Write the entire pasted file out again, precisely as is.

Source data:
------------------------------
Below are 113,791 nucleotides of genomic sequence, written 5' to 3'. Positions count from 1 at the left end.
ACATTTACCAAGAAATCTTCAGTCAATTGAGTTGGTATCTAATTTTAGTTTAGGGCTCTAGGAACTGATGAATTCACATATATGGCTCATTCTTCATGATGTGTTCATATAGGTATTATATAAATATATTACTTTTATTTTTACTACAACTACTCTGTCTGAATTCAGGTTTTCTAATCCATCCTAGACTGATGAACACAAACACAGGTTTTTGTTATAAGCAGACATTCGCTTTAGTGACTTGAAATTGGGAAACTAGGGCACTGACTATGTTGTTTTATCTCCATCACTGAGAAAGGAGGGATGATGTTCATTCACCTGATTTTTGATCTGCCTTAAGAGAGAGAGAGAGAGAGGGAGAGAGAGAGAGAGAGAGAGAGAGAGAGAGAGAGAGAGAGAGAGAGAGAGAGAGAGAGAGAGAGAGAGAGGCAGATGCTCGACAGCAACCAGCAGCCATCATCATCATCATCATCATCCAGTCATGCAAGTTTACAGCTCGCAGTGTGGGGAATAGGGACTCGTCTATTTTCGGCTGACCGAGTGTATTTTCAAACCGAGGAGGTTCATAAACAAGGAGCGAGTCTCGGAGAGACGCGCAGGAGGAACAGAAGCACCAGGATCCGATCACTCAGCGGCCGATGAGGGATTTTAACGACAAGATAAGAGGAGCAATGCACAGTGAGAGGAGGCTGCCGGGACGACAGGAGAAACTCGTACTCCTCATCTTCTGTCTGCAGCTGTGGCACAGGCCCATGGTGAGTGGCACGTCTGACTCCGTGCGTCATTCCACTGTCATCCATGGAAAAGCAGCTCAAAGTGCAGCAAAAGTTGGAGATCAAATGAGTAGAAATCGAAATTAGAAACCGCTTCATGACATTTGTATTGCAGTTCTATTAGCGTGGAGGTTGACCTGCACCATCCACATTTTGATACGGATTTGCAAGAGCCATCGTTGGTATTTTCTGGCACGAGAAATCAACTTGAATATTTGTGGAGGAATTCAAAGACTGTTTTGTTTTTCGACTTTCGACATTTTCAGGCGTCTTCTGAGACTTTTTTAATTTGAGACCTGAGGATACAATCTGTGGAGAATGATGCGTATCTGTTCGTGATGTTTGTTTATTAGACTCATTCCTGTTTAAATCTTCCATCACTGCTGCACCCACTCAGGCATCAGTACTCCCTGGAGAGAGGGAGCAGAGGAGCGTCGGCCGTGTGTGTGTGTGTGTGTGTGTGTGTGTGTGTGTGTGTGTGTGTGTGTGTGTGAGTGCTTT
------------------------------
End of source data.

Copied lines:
Below are 113,791 nucleotides of genomic sequence, written 5' to 3'. Positions count from 1 at the left end.
ACATTTACCAAGAAATCTTCAGTCAATTGAGTTGGTATCTAATTTTAGTTTAGGGCTCTAGGAACTGATGAATTCACATATATGGCTCATTCTTCATGATGTGTTCATATAGGTATTATATAAATATATTACTTTTATTTTTACTACAACTACTCTGTCTGAATTCAGGTTTTCTAATCCATCCTAGACTGATGAACACAAACACAGGTTTTTGTTATAAGCAGACATTCGCTTTAGTGACTTGAAATTGGGAAACTAGGGCACTGACTATGTTGTTTTATCTCCATCACTGAGAAAGGAGGGATGATGTTCATTCACCTGATTTTTGATCTGCCTTAAGAGAGAGAGAGAGAGAGGGAGAGAGAGAGAGAGAGAGAGAGAGAGAGAGAGAGAGAGAGAGAGAGAGAGAGAGAGAGAGAGAGAGAGAGGCAGATGCTCGACAGCAACCAGCAGCCATCATCATCATCATCATCATCCAGTCATGCAAGTTTACAGCTCGCAGTGTGGGGAATAGGGACTCGTCTATTTTCGGCTGACCGAGTGTATTTTCAAACCGAGGAGGTTCATAAACAAGGAGCGAGTCTCGGAGAGACGCGCAGGAGGAACAGAAGCACCAGGATCCGATCACTCAGCGGCCGATGAGGGATTTTAACGACAAGATAAGAGGAGCAATGCACAGTGAGAGGAGGCTGCCGGGACGACAGGAGAAACTCGTACTCCTCATCTTCTGTCTGCAGCTGTGGCACAGGCCCATGGTGAGTGGCACGTCTGACTCCGTGCGTCATTCCACTGTCATCCATGGAAAAGCAGCTCAAAGTGCAGCAAAAGTTGGAGATCAAATGAGTAGAAATCGAAATTAGAAACCGCTTCATGACATTTGTATTGCAGTTCTATTAGCGTGGAGGTTGACCTGCACCATCCACATTTTGATACGGATTTGCAAGAGCCATCGTTGGTATTTTCTGGCACGAGAAATCAACTTGAATATTTGTGGAGGAATTCAAAGACTGTTTTGTTTTTCGACTTTCGACATTTTCAGGCGTCTTCTGAGACTTTTTTAATTTGAGACCTGAGGATACAATCTGTGGAGAATGATGCGTATCTGTTCGTGATGTTTGTTTATTAGACTCATTCCTGTTTAAATCTTCCATCACTGCTGCACCCACTCAGGCATCAGTACTCCCTGGAGAGAGGGAGCAGAGGAGCGTCGGCCGTGTGTGTGTGTGTGTGTGTGTGTGTGTGTGTGTGTGTGTGTGTGTGTGTGTGAGTGCTTT